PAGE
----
Besides carbon credit purchases to support beyond value chain mitigation, regenerative agriculture can also be utilized to mitigate emissions directly within a company’s value chain. As emphasized before, the agriculture industry contributes significantly to GHG emissions, yet there are numerous opportunities for the implementation of agricultural practices that reduce, avoid, or remove emissions. Corporations will have to play a major role in decarbonizing the food production system as they often rely, directly or indirectly, on this sector. To decarbonize these supply chains, companies can incorporate emission reduction or removal projects themselves, a process called insetting. To learn more about credible insetting interventions see our article called “make is not always better than buy – challenges with relying on carbon insetting”. 

Merely undertaking regenerative agriculture practices is not enough to claim credible carbon credits. Rigorous measurement, reporting, and verification are crucial to the quality of soil carbon credits. Considering the challenges associated with accurately assessing the amount of soil organic carbon, due diligence by a third-party such as CEEZER is crucial to mitigate overcrediting risks. A project’s robustness must be guaranteed through clear calculations, well-defined methodologies and monitoring processes, and conservative buffer pools. CEEZER only collaborates with dynamic project developers who adhere to such principles, ensuring credibility and reducing material risks in a buyer's carbon credit portfolio.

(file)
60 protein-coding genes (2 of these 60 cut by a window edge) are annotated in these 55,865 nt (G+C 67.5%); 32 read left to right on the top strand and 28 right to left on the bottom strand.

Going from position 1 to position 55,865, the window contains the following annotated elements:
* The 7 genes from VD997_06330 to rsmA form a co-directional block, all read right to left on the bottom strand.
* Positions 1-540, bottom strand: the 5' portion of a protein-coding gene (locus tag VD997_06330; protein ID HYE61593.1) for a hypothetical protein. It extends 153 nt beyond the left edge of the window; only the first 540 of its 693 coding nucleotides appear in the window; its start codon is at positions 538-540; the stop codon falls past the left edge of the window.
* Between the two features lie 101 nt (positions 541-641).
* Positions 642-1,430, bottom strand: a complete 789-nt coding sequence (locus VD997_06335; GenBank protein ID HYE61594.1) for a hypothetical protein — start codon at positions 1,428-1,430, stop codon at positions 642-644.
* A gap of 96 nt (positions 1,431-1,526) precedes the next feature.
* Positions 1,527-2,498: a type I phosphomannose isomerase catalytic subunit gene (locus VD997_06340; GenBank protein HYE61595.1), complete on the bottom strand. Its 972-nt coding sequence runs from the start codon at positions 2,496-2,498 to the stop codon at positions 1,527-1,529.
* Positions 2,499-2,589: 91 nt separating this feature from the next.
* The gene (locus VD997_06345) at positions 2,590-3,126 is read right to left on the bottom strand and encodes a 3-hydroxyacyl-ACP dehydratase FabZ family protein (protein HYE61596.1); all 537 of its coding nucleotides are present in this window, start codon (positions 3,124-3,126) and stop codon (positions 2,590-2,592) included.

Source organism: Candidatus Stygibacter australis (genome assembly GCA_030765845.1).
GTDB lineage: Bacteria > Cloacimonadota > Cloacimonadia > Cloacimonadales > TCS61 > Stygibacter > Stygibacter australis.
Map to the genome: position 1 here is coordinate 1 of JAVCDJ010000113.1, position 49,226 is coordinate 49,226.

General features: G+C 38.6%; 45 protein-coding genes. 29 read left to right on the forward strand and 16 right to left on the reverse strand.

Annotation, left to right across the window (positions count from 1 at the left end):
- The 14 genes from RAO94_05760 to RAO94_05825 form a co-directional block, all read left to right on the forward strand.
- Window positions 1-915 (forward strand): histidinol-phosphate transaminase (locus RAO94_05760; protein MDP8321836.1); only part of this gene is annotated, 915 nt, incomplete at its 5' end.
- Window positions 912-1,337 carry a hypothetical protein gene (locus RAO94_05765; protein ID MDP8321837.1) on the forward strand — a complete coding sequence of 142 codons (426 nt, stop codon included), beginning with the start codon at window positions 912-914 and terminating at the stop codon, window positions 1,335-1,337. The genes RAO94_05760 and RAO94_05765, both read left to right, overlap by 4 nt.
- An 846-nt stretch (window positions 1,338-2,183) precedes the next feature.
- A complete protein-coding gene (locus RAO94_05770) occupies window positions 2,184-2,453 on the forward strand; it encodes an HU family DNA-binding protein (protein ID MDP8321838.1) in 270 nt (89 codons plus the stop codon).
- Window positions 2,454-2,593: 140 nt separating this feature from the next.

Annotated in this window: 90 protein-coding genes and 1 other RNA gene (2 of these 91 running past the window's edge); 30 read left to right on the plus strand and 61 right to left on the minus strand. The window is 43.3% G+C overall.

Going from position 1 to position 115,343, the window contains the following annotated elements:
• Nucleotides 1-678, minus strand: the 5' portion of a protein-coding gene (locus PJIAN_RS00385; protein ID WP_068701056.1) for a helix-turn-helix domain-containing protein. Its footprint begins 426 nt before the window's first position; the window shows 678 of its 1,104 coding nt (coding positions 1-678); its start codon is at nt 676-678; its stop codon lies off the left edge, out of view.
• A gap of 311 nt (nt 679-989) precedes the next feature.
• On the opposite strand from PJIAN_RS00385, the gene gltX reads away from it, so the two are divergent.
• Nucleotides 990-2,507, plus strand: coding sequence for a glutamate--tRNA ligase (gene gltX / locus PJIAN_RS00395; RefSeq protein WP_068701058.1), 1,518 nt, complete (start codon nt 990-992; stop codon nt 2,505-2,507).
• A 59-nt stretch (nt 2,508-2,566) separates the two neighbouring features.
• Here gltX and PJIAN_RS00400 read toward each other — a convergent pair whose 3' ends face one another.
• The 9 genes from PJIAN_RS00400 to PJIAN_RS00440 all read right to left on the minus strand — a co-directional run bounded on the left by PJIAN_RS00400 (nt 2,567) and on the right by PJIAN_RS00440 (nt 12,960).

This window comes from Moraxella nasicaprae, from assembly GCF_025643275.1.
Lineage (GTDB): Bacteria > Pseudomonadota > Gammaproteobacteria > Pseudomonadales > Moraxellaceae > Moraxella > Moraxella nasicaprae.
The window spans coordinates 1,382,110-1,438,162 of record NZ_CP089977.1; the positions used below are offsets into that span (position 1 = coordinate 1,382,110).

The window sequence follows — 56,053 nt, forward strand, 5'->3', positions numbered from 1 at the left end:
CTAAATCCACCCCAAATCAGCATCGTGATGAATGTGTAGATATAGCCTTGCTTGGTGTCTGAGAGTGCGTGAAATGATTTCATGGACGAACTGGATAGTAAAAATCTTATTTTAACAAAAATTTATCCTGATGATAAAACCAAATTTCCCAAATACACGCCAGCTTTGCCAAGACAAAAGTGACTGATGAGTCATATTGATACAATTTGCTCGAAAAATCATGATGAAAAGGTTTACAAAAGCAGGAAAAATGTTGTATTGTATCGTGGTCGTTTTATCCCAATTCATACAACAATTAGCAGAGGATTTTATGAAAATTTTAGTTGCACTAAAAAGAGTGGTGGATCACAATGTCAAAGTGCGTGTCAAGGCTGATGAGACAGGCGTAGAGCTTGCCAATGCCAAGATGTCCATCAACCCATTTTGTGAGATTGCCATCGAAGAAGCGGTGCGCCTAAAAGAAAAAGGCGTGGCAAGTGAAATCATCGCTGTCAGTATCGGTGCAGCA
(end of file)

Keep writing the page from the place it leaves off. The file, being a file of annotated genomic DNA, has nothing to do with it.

Regenerative agriculture project developers featured on CEEZER

The intersection of VCM and regenerative agriculture has become increasingly important in the face of global climate change. CEEZER is paving new paths to facilitate direct trade between project developers and ambitious organizations that want to take climate action. To help support the transition towards regenerative agriculture both in Europe and the Global South, CEEZER has forged partnerships with four prominent organizations in this space: